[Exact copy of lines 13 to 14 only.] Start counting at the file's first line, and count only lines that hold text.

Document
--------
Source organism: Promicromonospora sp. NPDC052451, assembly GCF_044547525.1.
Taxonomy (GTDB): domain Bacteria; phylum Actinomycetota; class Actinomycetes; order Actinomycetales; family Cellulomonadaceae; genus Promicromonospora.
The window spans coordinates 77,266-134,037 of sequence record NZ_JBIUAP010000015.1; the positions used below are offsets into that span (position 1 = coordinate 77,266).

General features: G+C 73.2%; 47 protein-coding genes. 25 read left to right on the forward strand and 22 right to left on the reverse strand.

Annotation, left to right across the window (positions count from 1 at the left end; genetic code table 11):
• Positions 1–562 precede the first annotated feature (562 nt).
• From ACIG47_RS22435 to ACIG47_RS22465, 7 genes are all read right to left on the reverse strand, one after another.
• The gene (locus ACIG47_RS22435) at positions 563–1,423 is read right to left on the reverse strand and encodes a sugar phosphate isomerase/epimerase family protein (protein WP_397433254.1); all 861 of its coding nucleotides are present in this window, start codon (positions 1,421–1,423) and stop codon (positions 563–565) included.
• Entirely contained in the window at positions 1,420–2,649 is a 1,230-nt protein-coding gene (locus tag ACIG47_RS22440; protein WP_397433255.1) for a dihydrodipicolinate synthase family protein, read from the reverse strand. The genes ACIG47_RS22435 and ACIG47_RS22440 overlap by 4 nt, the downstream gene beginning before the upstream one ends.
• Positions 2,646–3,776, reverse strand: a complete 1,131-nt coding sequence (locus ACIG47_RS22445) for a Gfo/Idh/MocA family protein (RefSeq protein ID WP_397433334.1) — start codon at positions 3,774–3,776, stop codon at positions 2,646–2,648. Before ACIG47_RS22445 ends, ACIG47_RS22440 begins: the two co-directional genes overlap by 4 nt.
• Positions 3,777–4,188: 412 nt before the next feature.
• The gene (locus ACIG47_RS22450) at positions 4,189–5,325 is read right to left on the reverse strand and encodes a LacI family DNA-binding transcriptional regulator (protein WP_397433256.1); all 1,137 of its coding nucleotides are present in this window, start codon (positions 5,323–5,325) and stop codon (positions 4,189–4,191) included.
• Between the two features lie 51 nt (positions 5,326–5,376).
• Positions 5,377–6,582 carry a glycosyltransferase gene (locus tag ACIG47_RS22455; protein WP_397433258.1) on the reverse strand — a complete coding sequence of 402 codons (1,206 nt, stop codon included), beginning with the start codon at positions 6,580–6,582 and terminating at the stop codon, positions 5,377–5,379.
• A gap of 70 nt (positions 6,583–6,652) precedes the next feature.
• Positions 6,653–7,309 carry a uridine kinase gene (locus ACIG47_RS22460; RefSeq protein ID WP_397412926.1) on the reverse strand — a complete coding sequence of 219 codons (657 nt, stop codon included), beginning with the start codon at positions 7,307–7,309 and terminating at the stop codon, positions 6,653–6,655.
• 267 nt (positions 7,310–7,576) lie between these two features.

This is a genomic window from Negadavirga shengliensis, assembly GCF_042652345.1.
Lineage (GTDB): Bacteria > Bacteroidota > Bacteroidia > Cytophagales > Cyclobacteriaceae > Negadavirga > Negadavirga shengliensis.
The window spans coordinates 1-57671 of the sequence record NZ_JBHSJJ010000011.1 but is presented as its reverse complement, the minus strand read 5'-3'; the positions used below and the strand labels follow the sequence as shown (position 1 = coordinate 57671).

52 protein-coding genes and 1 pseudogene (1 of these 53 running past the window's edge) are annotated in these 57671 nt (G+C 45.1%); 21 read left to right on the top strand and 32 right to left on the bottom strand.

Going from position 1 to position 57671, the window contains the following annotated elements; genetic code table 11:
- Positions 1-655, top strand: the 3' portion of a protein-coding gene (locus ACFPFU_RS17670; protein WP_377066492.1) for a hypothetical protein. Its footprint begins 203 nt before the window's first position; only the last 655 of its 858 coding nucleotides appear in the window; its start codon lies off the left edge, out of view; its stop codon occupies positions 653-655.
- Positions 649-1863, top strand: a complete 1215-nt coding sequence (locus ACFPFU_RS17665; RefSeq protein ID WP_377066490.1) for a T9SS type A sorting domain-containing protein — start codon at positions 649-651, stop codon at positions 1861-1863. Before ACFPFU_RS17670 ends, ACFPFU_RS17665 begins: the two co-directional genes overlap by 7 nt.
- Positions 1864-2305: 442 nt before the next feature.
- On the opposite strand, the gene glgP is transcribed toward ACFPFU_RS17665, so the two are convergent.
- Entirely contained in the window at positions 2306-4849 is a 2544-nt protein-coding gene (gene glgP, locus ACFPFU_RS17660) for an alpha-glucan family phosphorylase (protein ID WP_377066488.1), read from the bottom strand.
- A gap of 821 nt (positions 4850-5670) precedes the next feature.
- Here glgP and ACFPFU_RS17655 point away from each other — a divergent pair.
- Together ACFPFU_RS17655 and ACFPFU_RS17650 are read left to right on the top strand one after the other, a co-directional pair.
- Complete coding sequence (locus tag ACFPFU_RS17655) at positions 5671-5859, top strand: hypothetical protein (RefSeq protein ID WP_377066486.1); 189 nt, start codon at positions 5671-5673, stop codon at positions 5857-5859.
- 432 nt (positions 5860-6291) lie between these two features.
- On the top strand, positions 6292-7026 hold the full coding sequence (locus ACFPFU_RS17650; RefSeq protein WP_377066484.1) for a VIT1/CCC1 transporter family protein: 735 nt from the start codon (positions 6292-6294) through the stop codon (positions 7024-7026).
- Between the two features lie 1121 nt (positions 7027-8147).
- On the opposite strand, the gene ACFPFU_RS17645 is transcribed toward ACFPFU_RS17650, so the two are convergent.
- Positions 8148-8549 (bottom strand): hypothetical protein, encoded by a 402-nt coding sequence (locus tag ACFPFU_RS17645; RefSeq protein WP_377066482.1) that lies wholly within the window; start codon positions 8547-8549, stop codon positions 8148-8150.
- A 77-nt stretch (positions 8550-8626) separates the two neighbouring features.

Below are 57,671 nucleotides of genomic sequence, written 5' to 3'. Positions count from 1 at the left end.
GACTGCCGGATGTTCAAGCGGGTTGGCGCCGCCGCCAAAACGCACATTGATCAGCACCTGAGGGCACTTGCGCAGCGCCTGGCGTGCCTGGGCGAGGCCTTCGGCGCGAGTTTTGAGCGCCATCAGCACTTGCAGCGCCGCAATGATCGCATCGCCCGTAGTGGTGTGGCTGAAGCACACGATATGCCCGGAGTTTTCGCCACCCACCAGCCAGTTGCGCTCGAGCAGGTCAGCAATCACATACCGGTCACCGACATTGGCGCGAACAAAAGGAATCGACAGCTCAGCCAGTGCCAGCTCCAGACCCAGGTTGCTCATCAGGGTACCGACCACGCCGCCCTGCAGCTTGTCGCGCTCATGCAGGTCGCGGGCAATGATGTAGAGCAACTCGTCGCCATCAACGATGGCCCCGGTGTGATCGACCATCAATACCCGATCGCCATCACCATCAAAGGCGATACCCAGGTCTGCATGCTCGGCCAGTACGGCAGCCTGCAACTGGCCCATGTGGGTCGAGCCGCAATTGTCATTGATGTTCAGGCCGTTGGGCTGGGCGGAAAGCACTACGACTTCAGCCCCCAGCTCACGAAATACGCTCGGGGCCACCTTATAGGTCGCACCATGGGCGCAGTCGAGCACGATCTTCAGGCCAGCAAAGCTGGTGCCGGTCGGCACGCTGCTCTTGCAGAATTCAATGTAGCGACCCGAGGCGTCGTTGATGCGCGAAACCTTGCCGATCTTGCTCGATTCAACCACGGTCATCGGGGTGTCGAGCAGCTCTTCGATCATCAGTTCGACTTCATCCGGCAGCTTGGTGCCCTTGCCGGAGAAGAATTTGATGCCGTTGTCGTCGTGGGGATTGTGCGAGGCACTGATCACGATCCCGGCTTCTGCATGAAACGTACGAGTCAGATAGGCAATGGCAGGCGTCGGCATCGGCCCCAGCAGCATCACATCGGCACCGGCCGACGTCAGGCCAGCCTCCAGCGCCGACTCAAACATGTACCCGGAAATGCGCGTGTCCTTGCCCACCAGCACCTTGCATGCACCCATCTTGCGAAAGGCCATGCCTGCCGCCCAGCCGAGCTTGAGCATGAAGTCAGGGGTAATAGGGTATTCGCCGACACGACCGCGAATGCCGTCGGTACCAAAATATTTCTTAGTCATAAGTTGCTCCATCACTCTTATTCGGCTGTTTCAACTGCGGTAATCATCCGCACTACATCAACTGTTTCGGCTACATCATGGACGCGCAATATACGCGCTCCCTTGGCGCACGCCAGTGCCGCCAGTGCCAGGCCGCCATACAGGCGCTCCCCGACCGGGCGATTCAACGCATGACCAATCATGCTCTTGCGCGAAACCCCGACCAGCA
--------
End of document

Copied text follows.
• Between the two features lie 51 nt (positions 5,326–5,376).
• Positions 5,377–6,582 carry a glycosyltransferase gene (locus tag ACIG47_RS22455; protein WP_397433258.1) on the reverse strand — a complete coding sequence of 402 codons (1,206 nt, stop codon included), beginning with the start codon at positions 6,580–6,582 and terminating at the stop codon, positions 5,377–5,379.